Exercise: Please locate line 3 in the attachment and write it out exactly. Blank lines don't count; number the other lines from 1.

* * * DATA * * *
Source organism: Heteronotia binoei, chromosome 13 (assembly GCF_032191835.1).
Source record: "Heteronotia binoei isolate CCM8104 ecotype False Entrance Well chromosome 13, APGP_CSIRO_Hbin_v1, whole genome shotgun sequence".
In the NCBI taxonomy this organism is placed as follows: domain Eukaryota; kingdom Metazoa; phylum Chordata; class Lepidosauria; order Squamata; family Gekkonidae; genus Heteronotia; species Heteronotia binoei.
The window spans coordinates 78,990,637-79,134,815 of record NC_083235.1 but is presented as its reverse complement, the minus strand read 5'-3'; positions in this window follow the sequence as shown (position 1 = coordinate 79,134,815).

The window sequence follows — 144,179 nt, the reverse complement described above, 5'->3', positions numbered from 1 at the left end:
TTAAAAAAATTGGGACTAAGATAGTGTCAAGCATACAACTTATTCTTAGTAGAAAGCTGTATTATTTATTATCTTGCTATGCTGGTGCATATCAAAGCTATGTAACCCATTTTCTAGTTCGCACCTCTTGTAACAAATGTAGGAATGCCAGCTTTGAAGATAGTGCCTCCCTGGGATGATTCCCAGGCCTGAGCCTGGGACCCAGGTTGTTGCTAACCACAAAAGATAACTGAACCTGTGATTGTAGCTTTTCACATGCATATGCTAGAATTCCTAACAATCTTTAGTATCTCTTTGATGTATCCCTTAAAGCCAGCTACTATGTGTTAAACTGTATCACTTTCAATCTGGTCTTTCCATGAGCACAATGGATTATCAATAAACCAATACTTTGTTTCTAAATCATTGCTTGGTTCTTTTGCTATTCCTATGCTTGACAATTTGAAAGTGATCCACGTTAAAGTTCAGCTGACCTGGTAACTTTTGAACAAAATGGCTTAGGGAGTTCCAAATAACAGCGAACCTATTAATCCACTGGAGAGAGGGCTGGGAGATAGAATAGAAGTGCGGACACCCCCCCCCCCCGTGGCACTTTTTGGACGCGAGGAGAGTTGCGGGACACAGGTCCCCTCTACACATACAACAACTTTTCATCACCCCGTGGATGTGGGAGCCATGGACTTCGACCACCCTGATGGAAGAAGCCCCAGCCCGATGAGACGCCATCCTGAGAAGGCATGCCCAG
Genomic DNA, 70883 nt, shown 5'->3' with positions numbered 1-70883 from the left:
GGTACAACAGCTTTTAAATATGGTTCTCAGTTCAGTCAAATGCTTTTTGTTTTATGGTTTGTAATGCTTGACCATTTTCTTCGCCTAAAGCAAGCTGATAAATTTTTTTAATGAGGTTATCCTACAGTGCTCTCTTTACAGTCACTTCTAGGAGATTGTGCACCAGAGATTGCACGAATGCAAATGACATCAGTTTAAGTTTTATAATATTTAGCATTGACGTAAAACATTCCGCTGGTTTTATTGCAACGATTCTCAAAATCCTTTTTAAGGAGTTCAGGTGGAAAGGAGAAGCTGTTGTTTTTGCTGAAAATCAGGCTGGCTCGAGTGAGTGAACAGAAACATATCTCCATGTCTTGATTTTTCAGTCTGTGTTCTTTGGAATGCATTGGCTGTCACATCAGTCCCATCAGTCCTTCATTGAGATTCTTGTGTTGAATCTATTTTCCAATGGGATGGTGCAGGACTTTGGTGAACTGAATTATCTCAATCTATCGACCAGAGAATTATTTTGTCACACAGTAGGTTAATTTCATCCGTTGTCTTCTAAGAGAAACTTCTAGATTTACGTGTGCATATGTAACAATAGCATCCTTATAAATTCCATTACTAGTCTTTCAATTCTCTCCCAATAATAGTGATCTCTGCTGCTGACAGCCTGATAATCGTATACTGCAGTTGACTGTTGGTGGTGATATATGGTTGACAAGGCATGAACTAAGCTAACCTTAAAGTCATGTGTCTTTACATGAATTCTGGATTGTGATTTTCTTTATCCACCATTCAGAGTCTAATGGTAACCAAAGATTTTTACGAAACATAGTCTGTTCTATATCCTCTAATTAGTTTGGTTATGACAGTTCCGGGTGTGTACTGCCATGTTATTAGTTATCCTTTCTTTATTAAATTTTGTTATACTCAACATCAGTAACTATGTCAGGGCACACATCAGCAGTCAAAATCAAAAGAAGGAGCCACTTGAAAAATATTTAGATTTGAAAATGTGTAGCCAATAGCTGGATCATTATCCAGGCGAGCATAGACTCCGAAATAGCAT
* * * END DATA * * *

In the NCBI taxonomy this organism is placed as follows: domain Eukaryota; kingdom Metazoa; phylum Chordata; class Lepidosauria; order Squamata; family Gekkonidae; genus Heteronotia; species Heteronotia binoei.